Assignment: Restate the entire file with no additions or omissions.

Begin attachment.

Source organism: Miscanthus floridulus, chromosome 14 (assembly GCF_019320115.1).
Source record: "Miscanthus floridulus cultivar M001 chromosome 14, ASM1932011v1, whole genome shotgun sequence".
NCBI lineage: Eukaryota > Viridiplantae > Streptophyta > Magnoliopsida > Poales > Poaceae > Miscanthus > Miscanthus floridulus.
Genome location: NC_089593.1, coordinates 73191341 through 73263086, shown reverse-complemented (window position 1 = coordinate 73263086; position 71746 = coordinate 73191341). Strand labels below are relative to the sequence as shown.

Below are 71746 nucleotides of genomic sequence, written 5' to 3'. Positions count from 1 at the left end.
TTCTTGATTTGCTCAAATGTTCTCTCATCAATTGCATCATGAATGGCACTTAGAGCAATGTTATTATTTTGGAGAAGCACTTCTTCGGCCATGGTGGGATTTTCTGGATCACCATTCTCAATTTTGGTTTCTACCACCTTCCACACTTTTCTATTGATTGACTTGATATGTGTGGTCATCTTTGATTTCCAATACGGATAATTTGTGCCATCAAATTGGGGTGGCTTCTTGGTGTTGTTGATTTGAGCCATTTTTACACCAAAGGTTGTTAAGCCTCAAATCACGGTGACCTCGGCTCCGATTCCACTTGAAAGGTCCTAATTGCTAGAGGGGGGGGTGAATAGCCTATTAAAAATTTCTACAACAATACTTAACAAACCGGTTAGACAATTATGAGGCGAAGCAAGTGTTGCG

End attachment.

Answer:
Source organism: Miscanthus floridulus, chromosome 14 (assembly GCF_019320115.1).
Source record: "Miscanthus floridulus cultivar M001 chromosome 14, ASM1932011v1, whole genome shotgun sequence".
NCBI lineage: Eukaryota > Viridiplantae > Streptophyta > Magnoliopsida > Poales > Poaceae > Miscanthus > Miscanthus floridulus.
Genome location: NC_089593.1, coordinates 73191341 through 73263086, shown reverse-complemented (window position 1 = coordinate 73263086; position 71746 = coordinate 73191341). Strand labels below are relative to the sequence as shown.

Below are 71746 nucleotides of genomic sequence, written 5' to 3'. Positions count from 1 at the left end.
TTCTTGATTTGCTCAAATGTTCTCTCATCAATTGCATCATGAATGGCACTTAGAGCAATGTTATTATTTTGGAGAAGCACTTCTTCGGCCATGGTGGGATTTTCTGGATCACCATTCTCAATTTTGGTTTCTACCACCTTCCACACTTTTCTATTGATTGACTTGATATGTGTGGTCATCTTTGATTTCCAATACGGATAATTTGTGCCATCAAATTGGGGTGGCTTCTTGGTGTTGTTGATTTGAGCCATTTTTACACCAAAGGTTGTTAAGCCTCAAATCACGGTGACCTCGGCTCCGATTCCACTTGAAAGGTCCTAATTGCTAGAGGGGGGGGTGAATAGCCTATTAAAAATTTCTACAACAATACTTAACAAACCGGTTAGACAATTATGAGGCGAAGCAAGTGTTGCG